In-App Messaging With Firebase

Welcome to Firebase In-App Messaging & Analytics. With these services, you can segment your user base and provide a personalized user experience in the form of in-app messages.

Version

  • Kotlin 1.3, Android 8.1, Android Studio 3

Imagine this: After a few years of development, your travel agent mobile app to book flights anywhere around the world is getting more traction.

However, you must stay ahead of the competition, so you decide to test a new feature to allow users to purchase flights and activities at the same time.

To start small, you decide to deliver targeted suggestions and measure their impact on your conversion rate. That’s where Firebase Analytics and Firebase In-App Messaging can help.

With these services, you can segment your user base and provide a personalized user experience in the form of in-app messages.

To test these services in different scenarios, you’ll run a test app that randomly creates flight bookings for different users.

In this tutorial, you’ll learn how to:

  • Set up a new Firebase In-App Messaging campaign.
  • Trigger in-app messages based on events.
  • Send in-app messages to different audiences.

Open Android Studio to begin!

Getting Started

First, download the project by clicking on the Download Materials button at the top or the bottom of this tutorial.

Open the project in Android Studio and build and run the project. You should see something like this:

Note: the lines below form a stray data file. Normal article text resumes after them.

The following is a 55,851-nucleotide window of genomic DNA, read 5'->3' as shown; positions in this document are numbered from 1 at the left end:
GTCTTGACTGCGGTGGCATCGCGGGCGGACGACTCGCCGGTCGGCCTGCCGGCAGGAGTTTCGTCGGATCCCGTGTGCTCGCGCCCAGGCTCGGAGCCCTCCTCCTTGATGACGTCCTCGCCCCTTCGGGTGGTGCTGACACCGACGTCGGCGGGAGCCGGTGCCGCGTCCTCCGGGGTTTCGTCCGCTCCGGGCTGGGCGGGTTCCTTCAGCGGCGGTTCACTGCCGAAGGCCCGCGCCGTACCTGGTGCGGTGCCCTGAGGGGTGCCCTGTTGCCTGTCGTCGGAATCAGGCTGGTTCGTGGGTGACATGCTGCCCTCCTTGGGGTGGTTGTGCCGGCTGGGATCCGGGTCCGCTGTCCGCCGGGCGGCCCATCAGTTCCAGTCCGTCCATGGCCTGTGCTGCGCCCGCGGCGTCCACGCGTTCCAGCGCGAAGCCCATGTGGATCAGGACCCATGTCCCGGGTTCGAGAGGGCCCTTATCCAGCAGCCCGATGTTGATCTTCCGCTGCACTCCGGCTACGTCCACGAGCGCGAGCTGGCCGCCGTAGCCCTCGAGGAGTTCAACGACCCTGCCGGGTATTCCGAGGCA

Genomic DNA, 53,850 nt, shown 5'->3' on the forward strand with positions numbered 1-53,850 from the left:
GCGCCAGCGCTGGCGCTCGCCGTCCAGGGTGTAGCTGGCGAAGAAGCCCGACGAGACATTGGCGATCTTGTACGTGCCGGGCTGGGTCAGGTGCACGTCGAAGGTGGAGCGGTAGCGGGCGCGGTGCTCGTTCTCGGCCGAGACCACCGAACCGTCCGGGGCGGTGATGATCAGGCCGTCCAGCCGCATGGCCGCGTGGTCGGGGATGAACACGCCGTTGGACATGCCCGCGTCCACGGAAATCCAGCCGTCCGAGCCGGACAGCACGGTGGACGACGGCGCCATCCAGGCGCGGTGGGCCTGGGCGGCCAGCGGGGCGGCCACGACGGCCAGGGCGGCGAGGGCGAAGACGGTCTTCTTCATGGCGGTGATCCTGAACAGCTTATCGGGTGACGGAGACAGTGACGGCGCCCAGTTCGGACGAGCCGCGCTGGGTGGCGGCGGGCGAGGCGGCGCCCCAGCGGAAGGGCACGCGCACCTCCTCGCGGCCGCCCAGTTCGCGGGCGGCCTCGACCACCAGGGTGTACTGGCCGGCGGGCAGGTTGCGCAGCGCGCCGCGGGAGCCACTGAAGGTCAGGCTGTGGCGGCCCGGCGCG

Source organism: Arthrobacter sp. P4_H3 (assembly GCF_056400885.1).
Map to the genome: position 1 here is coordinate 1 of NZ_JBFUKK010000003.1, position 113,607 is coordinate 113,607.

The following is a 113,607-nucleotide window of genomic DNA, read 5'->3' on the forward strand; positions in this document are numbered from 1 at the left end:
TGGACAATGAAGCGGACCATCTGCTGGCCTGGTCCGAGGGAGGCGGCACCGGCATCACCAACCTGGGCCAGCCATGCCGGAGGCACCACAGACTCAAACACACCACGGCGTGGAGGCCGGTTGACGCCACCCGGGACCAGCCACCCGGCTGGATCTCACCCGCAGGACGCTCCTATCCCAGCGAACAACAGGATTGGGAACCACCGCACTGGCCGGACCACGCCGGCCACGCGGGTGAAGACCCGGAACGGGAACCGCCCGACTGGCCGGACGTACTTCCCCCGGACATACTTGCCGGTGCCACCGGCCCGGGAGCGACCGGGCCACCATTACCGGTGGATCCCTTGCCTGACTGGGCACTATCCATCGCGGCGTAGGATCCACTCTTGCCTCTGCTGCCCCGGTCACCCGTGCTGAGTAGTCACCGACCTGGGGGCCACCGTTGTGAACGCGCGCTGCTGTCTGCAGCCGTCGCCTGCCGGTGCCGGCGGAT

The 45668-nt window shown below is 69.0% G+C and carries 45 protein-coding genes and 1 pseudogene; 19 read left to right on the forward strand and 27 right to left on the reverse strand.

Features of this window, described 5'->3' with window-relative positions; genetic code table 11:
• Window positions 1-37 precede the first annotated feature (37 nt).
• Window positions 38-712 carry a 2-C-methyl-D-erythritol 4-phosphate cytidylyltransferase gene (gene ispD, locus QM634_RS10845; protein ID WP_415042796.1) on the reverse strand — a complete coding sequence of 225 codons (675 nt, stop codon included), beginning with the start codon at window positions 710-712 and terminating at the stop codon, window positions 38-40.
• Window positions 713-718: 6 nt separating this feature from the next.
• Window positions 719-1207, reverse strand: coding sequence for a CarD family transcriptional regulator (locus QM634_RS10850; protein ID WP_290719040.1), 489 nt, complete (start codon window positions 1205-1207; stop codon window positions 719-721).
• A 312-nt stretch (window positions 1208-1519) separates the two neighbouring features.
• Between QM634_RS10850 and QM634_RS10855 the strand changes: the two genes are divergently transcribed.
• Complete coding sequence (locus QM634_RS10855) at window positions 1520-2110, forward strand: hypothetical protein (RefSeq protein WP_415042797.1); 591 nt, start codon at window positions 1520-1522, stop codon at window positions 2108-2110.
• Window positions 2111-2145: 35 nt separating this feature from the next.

This app contains three main functionalities. Here’s a detailed look at each section of the user interface:

  • Set User ID: This functionality, which you implement in setFirebaseUserID(), sets the Firebase ID on the current user session.
  • Random Values: This button calls randomizeValues() to randomly select a From/To airport and a preferred activity.
  • Book Flight: This button calls purchaseFlight(), which logs a new event in Firebase called on_booking.

Before these functions will work, however, you must configure Firebase and install Firebase In-App Messaging.

Configuring Firebase

The project already contains Firebase Core, but you must configure it before you can start. To do this, you need a google-services.json file which is a JSON file that contains all the configuration data that Firebase uses internally. To get it, you need a Firebase project, so you can go ahead and create one now.

Visit the Firebase website. You should see something similar to this:

Login using a Google account; if you want, you can take a quick look around the landing page. When you’re ready, click the Go to Console button on the upper-right side of the screen.

You’ll now create a new Firebase project by clicking on the Add project card, as you can see below.

For this tutorial, you’ll use the name Travel Exp for your project name and then you’ll choose a location for both Analytics and Firebase database. Your setup should look similar to this:

Read and accept the terms, if needed, and click Create Project.

Now that you’ve finished the first step, you should see a success message:

Click Continue and you’ll see the project dashboard.

Next, you need to add an Android app to the project, so click on the Add Firebase to your Android app card:

Fill in the package name com.raywenderlich.android.travelexp from the starter project and click Register app. The SHA key can be empty for now; you only need it when you are signing an APK.